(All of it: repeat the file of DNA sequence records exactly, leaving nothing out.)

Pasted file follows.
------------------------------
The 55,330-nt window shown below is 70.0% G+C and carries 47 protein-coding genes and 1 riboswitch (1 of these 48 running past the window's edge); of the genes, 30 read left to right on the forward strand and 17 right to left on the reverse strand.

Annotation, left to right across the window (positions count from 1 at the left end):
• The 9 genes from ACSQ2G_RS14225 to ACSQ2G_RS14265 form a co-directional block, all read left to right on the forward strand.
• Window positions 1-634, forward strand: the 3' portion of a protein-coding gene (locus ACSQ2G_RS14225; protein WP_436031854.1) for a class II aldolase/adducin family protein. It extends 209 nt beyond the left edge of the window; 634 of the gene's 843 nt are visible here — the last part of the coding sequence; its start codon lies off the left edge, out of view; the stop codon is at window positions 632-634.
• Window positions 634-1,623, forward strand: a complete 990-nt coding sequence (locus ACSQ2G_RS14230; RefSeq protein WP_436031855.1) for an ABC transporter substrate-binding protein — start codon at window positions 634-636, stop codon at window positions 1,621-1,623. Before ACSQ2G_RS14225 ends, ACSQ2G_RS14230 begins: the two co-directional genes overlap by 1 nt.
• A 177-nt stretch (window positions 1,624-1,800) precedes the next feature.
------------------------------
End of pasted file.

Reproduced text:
The 55,330-nt window shown below is 70.0% G+C and carries 47 protein-coding genes and 1 riboswitch (1 of these 48 running past the window's edge); of the genes, 30 read left to right on the forward strand and 17 right to left on the reverse strand.

Annotation, left to right across the window (positions count from 1 at the left end):
• The 9 genes from ACSQ2G_RS14225 to ACSQ2G_RS14265 form a co-directional block, all read left to right on the forward strand.
• Window positions 1-634, forward strand: the 3' portion of a protein-coding gene (locus ACSQ2G_RS14225; protein WP_436031854.1) for a class II aldolase/adducin family protein. It extends 209 nt beyond the left edge of the window; 634 of the gene's 843 nt are visible here — the last part of the coding sequence; its start codon lies off the left edge, out of view; the stop codon is at window positions 632-634.
• Window positions 634-1,623, forward strand: a complete 990-nt coding sequence (locus ACSQ2G_RS14230; RefSeq protein WP_436031855.1) for an ABC transporter substrate-binding protein — start codon at window positions 634-636, stop codon at window positions 1,621-1,623. Before ACSQ2G_RS14225 ends, ACSQ2G_RS14230 begins: the two co-directional genes overlap by 1 nt.
• A 177-nt stretch (window positions 1,624-1,800) precedes the next feature.